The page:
Let’s suppose that at some future date, a very expensive treatment exists for human aging. Or, alternatively, a very expensive treatment for death exists, where dead people can have their brains sliced and emulated, de facto giving you a virtual copy of the dead person to talk to. The “dead” person’s emulation at the minimum allows you to download skills from that person and use them as well as your own.
My thinking is that if this were possible, if you had a “family” of people who know how to do everything and who’s new members immediately start becoming optimal citizens at age 10 or so (just as soon as their body is large enough to accept downloads from their elders), such families would be dominant. No one who didn’t follow their strategies could compete. All the naysayers would become literal dust in the wind, their descendents repeating the same mistakes.
I don’t know. Lots of time technological and scientific progress is made when a younger generation replaces its elders. Young people may make a lot of mistakes out of ignorance or inexperience, but you can get a lot of innovation since they don’t don’t have as much of a stake in the status quo.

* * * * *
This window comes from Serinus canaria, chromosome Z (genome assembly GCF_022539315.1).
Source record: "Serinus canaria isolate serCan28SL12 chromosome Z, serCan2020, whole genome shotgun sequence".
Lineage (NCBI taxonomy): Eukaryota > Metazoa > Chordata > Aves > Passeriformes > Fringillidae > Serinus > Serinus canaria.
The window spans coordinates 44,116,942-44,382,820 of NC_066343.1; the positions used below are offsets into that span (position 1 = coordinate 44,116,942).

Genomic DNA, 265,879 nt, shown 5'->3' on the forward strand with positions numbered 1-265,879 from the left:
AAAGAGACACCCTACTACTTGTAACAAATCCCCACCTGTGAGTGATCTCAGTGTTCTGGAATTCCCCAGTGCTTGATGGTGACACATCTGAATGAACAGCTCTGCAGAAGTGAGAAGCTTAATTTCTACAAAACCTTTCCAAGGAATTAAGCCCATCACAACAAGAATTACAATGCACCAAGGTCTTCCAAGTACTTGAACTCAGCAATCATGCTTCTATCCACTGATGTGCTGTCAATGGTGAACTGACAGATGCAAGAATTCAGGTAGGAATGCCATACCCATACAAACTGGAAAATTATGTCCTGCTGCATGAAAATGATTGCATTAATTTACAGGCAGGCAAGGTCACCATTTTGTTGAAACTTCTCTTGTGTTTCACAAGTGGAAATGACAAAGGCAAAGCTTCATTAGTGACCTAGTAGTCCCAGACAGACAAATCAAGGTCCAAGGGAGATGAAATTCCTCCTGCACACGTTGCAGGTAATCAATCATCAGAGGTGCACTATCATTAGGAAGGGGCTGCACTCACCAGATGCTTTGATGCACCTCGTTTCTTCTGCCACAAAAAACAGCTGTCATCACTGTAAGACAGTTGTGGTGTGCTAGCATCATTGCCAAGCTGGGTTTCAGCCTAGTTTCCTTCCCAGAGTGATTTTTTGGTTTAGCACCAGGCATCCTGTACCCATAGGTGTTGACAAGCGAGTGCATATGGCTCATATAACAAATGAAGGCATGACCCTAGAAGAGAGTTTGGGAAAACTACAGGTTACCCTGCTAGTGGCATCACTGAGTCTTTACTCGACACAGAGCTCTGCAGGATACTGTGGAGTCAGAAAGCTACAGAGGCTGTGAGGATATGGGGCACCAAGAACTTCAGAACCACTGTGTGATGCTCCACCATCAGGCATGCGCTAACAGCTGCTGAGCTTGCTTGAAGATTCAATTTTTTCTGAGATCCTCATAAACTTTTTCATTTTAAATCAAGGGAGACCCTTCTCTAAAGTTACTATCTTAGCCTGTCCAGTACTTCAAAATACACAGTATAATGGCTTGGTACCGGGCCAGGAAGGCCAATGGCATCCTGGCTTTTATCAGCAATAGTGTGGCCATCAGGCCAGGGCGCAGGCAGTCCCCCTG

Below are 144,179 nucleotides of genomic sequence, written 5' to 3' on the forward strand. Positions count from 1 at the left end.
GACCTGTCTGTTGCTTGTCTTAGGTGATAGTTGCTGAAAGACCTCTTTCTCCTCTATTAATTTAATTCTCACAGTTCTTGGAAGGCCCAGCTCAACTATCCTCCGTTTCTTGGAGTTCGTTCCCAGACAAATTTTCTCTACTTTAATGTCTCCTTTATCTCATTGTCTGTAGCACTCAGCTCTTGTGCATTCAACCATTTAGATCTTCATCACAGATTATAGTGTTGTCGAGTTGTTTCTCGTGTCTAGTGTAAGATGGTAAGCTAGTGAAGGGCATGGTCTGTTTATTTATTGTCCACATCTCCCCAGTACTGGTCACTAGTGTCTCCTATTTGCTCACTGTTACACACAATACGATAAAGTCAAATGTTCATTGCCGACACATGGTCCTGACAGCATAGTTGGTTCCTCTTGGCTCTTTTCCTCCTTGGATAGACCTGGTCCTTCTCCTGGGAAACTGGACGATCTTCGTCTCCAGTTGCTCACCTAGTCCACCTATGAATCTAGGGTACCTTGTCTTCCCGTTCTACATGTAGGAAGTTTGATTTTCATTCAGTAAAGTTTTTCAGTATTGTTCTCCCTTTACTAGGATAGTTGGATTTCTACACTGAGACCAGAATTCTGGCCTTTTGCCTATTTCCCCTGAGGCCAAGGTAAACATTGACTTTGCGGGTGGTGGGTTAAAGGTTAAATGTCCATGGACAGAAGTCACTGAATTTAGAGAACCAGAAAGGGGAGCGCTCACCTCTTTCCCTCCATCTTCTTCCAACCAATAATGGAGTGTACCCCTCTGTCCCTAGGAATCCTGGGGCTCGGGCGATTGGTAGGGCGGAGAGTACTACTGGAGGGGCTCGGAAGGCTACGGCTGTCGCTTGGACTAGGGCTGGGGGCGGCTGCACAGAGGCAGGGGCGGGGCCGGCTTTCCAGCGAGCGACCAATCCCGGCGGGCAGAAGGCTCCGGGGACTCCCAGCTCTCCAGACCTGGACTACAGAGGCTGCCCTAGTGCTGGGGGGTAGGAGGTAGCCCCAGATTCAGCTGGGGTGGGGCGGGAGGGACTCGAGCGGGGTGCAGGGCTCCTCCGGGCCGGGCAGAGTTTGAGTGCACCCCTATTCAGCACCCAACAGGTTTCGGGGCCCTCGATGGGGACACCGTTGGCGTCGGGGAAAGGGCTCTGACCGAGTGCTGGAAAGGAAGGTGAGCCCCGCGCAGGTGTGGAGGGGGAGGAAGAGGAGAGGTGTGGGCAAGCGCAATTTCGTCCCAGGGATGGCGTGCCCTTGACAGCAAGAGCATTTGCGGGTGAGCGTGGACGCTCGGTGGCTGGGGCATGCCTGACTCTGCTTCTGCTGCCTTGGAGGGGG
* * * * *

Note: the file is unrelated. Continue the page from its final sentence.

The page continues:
How successful do you think a family would be if all of its members had a typical 80 year old’s attitude towards computers?
Yeah, I’m also inclined to think that this would produce lots of backward thinking that didn’t take advantage of new techniques and technologies.
What I really find puzzling is why a family would become dominant based on something like skills. Seriously, look around and find me a single wealthy family that bases their wealth on skill for more than one generation. The reality - technology or not - is that you only need skill to get rich in the first place (and maybe not even then). After that, you can just hire skilled people to maintain the wealth, and your kids can devote their lives to scandalous TV shows.